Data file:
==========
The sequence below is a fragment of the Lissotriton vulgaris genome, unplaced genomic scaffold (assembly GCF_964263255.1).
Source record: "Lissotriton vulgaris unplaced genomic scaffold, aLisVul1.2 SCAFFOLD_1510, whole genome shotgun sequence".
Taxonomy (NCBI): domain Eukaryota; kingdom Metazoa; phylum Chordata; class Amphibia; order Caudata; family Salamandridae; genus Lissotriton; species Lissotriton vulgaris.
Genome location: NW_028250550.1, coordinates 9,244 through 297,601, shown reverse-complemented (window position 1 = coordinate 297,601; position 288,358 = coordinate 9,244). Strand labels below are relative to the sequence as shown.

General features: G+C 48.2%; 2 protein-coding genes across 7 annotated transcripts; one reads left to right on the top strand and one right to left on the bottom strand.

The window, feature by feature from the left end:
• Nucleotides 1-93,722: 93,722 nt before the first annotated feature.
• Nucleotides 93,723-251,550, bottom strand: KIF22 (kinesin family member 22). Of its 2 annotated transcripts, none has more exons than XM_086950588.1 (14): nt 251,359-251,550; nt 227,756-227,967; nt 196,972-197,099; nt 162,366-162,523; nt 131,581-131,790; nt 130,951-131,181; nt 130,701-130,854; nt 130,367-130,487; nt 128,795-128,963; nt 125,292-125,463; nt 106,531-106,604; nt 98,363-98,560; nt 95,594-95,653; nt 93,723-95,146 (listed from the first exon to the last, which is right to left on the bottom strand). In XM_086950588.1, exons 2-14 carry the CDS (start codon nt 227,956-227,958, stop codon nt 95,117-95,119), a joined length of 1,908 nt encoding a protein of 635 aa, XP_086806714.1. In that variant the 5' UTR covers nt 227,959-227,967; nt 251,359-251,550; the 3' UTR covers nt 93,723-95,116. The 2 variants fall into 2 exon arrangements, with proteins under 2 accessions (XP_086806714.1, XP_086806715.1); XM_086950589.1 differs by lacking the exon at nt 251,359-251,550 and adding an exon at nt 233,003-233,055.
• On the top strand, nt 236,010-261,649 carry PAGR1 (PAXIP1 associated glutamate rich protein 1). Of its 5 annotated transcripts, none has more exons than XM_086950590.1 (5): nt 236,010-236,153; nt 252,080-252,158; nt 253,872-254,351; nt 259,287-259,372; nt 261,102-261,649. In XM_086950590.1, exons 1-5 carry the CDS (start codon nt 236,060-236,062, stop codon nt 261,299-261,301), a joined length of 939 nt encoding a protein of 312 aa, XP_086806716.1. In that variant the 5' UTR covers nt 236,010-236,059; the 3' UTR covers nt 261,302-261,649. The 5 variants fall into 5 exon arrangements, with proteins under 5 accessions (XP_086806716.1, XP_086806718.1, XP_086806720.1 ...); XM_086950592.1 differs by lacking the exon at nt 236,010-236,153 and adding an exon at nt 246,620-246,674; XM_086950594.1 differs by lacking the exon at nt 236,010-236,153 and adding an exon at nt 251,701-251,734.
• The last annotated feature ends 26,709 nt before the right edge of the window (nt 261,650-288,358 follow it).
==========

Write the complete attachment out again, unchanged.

The sequence below is a fragment of the Lissotriton vulgaris genome, unplaced genomic scaffold (assembly GCF_964263255.1).
Source record: "Lissotriton vulgaris unplaced genomic scaffold, aLisVul1.2 SCAFFOLD_1510, whole genome shotgun sequence".
Taxonomy (NCBI): domain Eukaryota; kingdom Metazoa; phylum Chordata; class Amphibia; order Caudata; family Salamandridae; genus Lissotriton; species Lissotriton vulgaris.
Genome location: NW_028250550.1, coordinates 9,244 through 297,601, shown reverse-complemented (window position 1 = coordinate 297,601; position 288,358 = coordinate 9,244). Strand labels below are relative to the sequence as shown.

General features: G+C 48.2%; 2 protein-coding genes across 7 annotated transcripts; one reads left to right on the top strand and one right to left on the bottom strand.

The window, feature by feature from the left end:
• Nucleotides 1-93,722: 93,722 nt before the first annotated feature.
• Nucleotides 93,723-251,550, bottom strand: KIF22 (kinesin family member 22). Of its 2 annotated transcripts, none has more exons than XM_086950588.1 (14): nt 251,359-251,550; nt 227,756-227,967; nt 196,972-197,099; nt 162,366-162,523; nt 131,581-131,790; nt 130,951-131,181; nt 130,701-130,854; nt 130,367-130,487; nt 128,795-128,963; nt 125,292-125,463; nt 106,531-106,604; nt 98,363-98,560; nt 95,594-95,653; nt 93,723-95,146 (listed from the first exon to the last, which is right to left on the bottom strand). In XM_086950588.1, exons 2-14 carry the CDS (start codon nt 227,956-227,958, stop codon nt 95,117-95,119), a joined length of 1,908 nt encoding a protein of 635 aa, XP_086806714.1. In that variant the 5' UTR covers nt 227,959-227,967; nt 251,359-251,550; the 3' UTR covers nt 93,723-95,116. The 2 variants fall into 2 exon arrangements, with proteins under 2 accessions (XP_086806714.1, XP_086806715.1); XM_086950589.1 differs by lacking the exon at nt 251,359-251,550 and adding an exon at nt 233,003-233,055.
• On the top strand, nt 236,010-261,649 carry PAGR1 (PAXIP1 associated glutamate rich protein 1). Of its 5 annotated transcripts, none has more exons than XM_086950590.1 (5): nt 236,010-236,153; nt 252,080-252,158; nt 253,872-254,351; nt 259,287-259,372; nt 261,102-261,649. In XM_086950590.1, exons 1-5 carry the CDS (start codon nt 236,060-236,062, stop codon nt 261,299-261,301), a joined length of 939 nt encoding a protein of 312 aa, XP_086806716.1. In that variant the 5' UTR covers nt 236,010-236,059; the 3' UTR covers nt 261,302-261,649. The 5 variants fall into 5 exon arrangements, with proteins under 5 accessions (XP_086806716.1, XP_086806718.1, XP_086806720.1 ...); XM_086950592.1 differs by lacking the exon at nt 236,010-236,153 and adding an exon at nt 246,620-246,674; XM_086950594.1 differs by lacking the exon at nt 236,010-236,153 and adding an exon at nt 251,701-251,734.
• The last annotated feature ends 26,709 nt before the right edge of the window (nt 261,650-288,358 follow it).